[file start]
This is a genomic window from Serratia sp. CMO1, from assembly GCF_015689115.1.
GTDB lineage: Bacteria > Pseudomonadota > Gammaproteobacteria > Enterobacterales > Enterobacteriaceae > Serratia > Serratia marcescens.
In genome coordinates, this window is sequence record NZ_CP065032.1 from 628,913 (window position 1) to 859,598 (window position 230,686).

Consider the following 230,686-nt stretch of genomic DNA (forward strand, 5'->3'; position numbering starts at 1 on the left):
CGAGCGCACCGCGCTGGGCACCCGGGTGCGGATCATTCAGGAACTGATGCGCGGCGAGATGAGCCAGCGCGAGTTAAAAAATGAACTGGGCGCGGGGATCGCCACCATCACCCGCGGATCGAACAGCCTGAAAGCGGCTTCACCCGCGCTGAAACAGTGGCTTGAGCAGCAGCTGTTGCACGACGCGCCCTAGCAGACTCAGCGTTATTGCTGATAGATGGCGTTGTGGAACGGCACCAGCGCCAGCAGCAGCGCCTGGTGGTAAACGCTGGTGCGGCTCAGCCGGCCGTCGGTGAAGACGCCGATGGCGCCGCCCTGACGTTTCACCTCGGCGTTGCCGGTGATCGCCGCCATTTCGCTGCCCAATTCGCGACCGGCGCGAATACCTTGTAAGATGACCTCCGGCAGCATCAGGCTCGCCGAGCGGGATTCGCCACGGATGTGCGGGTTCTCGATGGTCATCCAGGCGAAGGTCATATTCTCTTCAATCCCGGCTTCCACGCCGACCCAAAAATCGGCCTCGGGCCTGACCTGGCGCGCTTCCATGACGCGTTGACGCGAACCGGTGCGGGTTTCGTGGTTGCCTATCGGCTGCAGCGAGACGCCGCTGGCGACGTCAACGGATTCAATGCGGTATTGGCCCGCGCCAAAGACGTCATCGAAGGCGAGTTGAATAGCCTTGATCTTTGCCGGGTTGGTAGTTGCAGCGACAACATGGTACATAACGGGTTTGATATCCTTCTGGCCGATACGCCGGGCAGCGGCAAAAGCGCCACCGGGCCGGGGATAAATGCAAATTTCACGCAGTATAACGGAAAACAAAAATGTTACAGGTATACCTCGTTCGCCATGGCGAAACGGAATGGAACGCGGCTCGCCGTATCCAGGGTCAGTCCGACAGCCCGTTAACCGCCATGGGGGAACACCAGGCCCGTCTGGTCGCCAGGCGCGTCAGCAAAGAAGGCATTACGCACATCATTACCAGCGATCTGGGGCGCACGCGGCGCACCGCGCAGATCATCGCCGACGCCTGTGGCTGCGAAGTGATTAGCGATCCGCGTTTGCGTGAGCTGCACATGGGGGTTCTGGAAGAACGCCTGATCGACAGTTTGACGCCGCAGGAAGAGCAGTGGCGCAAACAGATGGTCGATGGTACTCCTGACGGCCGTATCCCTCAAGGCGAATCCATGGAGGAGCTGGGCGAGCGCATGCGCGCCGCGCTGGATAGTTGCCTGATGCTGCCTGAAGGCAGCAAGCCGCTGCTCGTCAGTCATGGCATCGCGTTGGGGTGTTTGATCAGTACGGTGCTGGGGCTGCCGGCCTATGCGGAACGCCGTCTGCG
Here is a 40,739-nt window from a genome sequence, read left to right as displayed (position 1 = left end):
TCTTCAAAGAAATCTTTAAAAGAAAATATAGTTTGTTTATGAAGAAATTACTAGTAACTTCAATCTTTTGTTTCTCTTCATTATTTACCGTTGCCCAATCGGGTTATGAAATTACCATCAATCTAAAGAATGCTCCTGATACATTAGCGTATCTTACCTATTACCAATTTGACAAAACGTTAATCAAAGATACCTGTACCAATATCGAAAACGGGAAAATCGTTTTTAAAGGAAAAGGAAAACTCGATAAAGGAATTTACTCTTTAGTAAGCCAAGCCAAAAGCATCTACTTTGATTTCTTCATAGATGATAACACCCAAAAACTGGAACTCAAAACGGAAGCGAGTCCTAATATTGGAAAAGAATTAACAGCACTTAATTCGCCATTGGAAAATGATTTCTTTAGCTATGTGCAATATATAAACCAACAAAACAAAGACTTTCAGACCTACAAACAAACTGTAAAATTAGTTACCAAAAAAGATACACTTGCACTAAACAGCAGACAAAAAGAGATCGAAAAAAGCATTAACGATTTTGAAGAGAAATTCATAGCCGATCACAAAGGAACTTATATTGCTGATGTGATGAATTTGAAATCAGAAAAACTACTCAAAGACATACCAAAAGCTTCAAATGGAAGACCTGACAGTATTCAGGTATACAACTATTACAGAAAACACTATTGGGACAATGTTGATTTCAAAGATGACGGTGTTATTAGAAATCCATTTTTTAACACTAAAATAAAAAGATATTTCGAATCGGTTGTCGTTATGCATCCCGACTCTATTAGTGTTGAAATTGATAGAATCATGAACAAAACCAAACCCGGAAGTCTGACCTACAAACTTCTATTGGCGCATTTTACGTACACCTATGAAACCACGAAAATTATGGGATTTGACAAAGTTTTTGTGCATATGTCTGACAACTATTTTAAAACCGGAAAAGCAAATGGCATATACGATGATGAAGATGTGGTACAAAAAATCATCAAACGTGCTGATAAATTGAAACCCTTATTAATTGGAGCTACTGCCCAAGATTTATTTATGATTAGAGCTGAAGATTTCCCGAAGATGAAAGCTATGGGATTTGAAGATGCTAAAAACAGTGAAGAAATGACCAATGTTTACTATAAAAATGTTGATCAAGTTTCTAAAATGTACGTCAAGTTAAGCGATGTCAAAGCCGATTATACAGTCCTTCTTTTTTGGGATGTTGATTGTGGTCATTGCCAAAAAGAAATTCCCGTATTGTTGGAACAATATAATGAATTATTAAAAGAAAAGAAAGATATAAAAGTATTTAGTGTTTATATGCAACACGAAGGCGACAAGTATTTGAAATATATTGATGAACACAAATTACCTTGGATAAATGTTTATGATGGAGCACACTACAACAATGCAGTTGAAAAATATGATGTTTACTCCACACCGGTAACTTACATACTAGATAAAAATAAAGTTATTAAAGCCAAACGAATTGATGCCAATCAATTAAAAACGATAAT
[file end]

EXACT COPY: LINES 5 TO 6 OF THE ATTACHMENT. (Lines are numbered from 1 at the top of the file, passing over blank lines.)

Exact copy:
CGAGCGCACCGCGCTGGGCACCCGGGTGCGGATCATTCAGGAACTGATGCGCGGCGAGATGAGCCAGCGCGAGTTAAAAAATGAACTGGGCGCGGGGATCGCCACCATCACCCGCGGATCGAACAGCCTGAAAGCGGCTTCACCCGCGCTGAAACAGTGGCTTGAGCAGCAGCTGTTGCACGACGCGCCCTAGCAGACTCAGCGTTATTGCTGATAGATGGCGTTGTGGAACGGCACCAGCGCCAGCAGCAGCGCCTGGTGGTAAACGCTGGTGCGGCTCAGCCGGCCGTCGGTGAAGACGCCGATGGCGCCGCCCTGACGTTTCACCTCGGCGTTGCCGGTGATCGCCGCCATTTCGCTGCCCAATTCGCGACCGGCGCGAATACCTTGTAAGATGACCTCCGGCAGCATCAGGCTCGCCGAGCGGGATTCGCCACGGATGTGCGGGTTCTCGATGGTCATCCAGGCGAAGGTCATATTCTCTTCAATCCCGGCTTCCACGCCGACCCAAAAATCGGCCTCGGGCCTGACCTGGCGCGCTTCCATGACGCGTTGACGCGAACCGGTGCGGGTTTCGTGGTTGCCTATCGGCTGCAGCGAGACGCCGCTGGCGACGTCAACGGATTCAATGCGGTATTGGCCCGCGCCAAAGACGTCATCGAAGGCGAGTTGAATAGCCTTGATCTTTGCCGGGTTGGTAGTTGCAGCGACAACATGGTACATAACGGGTTTGATATCCTTCTGGCCGATACGCCGGGCAGCGGCAAAAGCGCCACCGGGCCGGGGATAAATGCAAATTTCACGCAGTATAACGGAAAACAAAAATGTTACAGGTATACCTCGTTCGCCATGGCGAAACGGAATGGAACGCGGCTCGCCGTATCCAGGGTCAGTCCGACAGCCCGTTAACCGCCATGGGGGAACACCAGGCCCGTCTGGTCGCCAGGCGCGTCAGCAAAGAAGGCATTACGCACATCATTACCAGCGATCTGGGGCGCACGCGGCGCACCGCGCAGATCATCGCCGACGCCTGTGGCTGCGAAGTGATTAGCGATCCGCGTTTGCGTGAGCTGCACATGGGGGTTCTGGAAGAACGCCTGATCGACAGTTTGACGCCGCAGGAAGAGCAGTGGCGCAAACAGATGGTCGATGGTACTCCTGACGGCCGTATCCCTCAAGGCGAATCCATGGAGGAGCTGGGCGAGCGCATGCGCGCCGCGCTGGATAGTTGCCTGATGCTGCCTGAAGGCAGCAAGCCGCTGCTCGTCAGTCATGGCATCGCGTTGGGGTGTTTGATCAGTACGGTGCTGGGGCTGCCGGCCTATGCGGAACGCCGTCTGCG
Here is a 40,739-nt window from a genome sequence, read left to right as displayed (position 1 = left end):